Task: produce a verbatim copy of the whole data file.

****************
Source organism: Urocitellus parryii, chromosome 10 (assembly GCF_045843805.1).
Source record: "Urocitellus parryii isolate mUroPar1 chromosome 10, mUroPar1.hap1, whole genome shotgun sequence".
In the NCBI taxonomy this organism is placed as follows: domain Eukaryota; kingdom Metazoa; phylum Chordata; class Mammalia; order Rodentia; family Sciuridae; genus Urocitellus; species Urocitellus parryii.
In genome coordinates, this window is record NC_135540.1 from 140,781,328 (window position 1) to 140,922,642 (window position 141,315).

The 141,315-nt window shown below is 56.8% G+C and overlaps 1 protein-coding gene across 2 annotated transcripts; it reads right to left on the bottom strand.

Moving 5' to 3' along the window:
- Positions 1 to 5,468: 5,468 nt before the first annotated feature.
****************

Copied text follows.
Source organism: Urocitellus parryii, chromosome 10 (assembly GCF_045843805.1).
Source record: "Urocitellus parryii isolate mUroPar1 chromosome 10, mUroPar1.hap1, whole genome shotgun sequence".
In the NCBI taxonomy this organism is placed as follows: domain Eukaryota; kingdom Metazoa; phylum Chordata; class Mammalia; order Rodentia; family Sciuridae; genus Urocitellus; species Urocitellus parryii.
In genome coordinates, this window is record NC_135540.1 from 140,781,328 (window position 1) to 140,922,642 (window position 141,315).

The 141,315-nt window shown below is 56.8% G+C and overlaps 1 protein-coding gene across 2 annotated transcripts; it reads right to left on the bottom strand.

Moving 5' to 3' along the window:
- Positions 1 to 5,468: 5,468 nt before the first annotated feature.